Transitioning Into Spring with a Chronic Illness

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If you have a chronic illness you know that each season brings its own challenges. Everyone around you may think that leaving winter behind means leaving all your worries behind, but that’s not always the case. Here’s what to prepare for as spring draws closer.

Allergies – A lot of people start to sniffle as spring approaches but if you have an overactive immune system this could be worse than your average allergy attack. Allergies are an immune response to things in the environment. These can be to pollen, dust, mold, or even animals. If your doctor has suggested allergy medication to help manage your responses to allergens in the air make sure you have enough on hand before those allergies hit. Be sure to carry them with you, especially an inhaler. At home, change your sheets often and make sure you aren’t re-wearing clothes so that allergens don’t build up on them. 

The Weather is…what? – Spring tends to be warmer. But it’s also cold. And wet. And dry. And cloudy. And sunny. It’s really hard to keep track and know how to dress for Spring. Some illnesses are exacerbated by cold and some by heat making spring a pretty tough gamble. Bring a jacket or sweater with you that you can easily take on and off as the weather changes throughout the day. The same goes for hats or baseball caps. A small portable umbrella that can fit easily in a bag or in your car will also help out if you get caught in a sudden spring shower and make it so you don’t have to suffer in wet clothes all day.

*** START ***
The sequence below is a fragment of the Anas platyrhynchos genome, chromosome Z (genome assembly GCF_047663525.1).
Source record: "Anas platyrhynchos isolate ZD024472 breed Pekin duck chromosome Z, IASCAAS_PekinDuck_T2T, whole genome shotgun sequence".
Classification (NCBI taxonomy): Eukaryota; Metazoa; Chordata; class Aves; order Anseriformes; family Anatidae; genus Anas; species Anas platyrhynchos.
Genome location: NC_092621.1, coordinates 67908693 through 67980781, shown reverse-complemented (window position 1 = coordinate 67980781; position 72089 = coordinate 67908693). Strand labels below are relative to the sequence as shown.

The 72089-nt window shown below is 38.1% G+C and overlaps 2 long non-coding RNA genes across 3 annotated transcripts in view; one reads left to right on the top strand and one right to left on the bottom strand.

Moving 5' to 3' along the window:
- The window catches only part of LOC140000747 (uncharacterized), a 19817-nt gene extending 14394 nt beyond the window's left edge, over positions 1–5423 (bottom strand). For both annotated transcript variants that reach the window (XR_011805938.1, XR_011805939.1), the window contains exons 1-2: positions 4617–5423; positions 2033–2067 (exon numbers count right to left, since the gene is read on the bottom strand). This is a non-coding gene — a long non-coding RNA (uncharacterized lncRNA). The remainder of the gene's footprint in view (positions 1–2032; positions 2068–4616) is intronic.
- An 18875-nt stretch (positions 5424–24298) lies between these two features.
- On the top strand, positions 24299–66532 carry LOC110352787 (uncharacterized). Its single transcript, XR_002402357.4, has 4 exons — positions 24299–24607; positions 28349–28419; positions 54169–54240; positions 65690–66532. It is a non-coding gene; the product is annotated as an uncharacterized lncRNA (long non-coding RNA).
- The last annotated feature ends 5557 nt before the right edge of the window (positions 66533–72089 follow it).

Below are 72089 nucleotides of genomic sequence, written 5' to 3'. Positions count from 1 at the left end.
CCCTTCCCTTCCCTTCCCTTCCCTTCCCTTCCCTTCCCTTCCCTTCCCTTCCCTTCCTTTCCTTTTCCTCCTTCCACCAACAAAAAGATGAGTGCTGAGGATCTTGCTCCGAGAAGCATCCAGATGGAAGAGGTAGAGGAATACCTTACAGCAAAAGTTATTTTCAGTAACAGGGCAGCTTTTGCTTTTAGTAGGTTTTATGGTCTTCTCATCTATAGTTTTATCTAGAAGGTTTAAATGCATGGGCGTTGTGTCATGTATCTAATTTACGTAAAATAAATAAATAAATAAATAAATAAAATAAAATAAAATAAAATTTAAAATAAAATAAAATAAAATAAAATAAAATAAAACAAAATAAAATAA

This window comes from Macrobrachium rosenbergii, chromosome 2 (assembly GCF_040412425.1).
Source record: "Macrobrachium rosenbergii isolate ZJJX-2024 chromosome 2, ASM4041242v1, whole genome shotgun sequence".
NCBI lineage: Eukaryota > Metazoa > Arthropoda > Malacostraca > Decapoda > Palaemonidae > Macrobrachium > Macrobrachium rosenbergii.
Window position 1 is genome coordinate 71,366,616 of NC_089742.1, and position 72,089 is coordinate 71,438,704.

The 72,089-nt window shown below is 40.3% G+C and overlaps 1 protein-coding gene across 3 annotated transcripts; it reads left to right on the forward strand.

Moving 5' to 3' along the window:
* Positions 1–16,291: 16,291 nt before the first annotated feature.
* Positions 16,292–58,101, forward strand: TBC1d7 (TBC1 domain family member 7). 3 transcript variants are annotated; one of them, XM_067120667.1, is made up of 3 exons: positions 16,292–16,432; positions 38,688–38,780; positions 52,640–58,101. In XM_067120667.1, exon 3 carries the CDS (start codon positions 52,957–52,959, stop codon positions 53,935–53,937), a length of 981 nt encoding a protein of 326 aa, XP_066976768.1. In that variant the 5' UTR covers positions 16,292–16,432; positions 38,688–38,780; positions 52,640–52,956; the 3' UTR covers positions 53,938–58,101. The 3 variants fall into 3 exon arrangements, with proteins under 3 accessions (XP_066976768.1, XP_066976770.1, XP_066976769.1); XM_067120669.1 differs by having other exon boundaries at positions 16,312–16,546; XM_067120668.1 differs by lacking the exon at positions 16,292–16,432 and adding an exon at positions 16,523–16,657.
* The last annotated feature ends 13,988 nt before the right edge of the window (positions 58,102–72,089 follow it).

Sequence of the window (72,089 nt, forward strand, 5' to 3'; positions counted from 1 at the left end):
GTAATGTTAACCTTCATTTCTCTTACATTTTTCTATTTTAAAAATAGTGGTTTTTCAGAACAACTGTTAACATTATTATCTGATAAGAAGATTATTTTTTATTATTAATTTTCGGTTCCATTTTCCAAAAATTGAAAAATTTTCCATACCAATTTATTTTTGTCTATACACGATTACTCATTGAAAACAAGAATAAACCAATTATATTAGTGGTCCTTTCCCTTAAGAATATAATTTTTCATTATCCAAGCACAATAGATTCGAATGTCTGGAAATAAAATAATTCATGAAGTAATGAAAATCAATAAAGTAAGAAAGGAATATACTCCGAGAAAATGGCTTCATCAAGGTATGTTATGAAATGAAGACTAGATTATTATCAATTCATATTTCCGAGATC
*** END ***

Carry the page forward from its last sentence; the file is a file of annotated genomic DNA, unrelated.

Keep safe from the sun – When the days start getting longer it’s a relief at first to shed those endlessly dark days, but keep in mind the sun brings its own challenges. Doctors advise people with illnesses like Lupus to avoid the sun as it could make their symptoms worse. Bright, direct sunlight can also trigger migraines in many illnesses sufferers. Carry sunglasses with you and don’t be afraid to use them whether you’re walking or driving. Wearing sunscreen on all your exposed skin will also help avoid any burns or rashes. Those hats will also come in handy for keeping the sun off your face and off of a sensitive scalp. Just make sure it’s breathable so you don’t overheat yourself. You might also want to consider using that umbrella or a parasol to make sure you stay in the shade no matter where you end up in your daily routine.


Peer Health can connect you with a personalized peer community to share provider recommendations, treatment options, and define your best life. Sign up for our beta and newsletter today.

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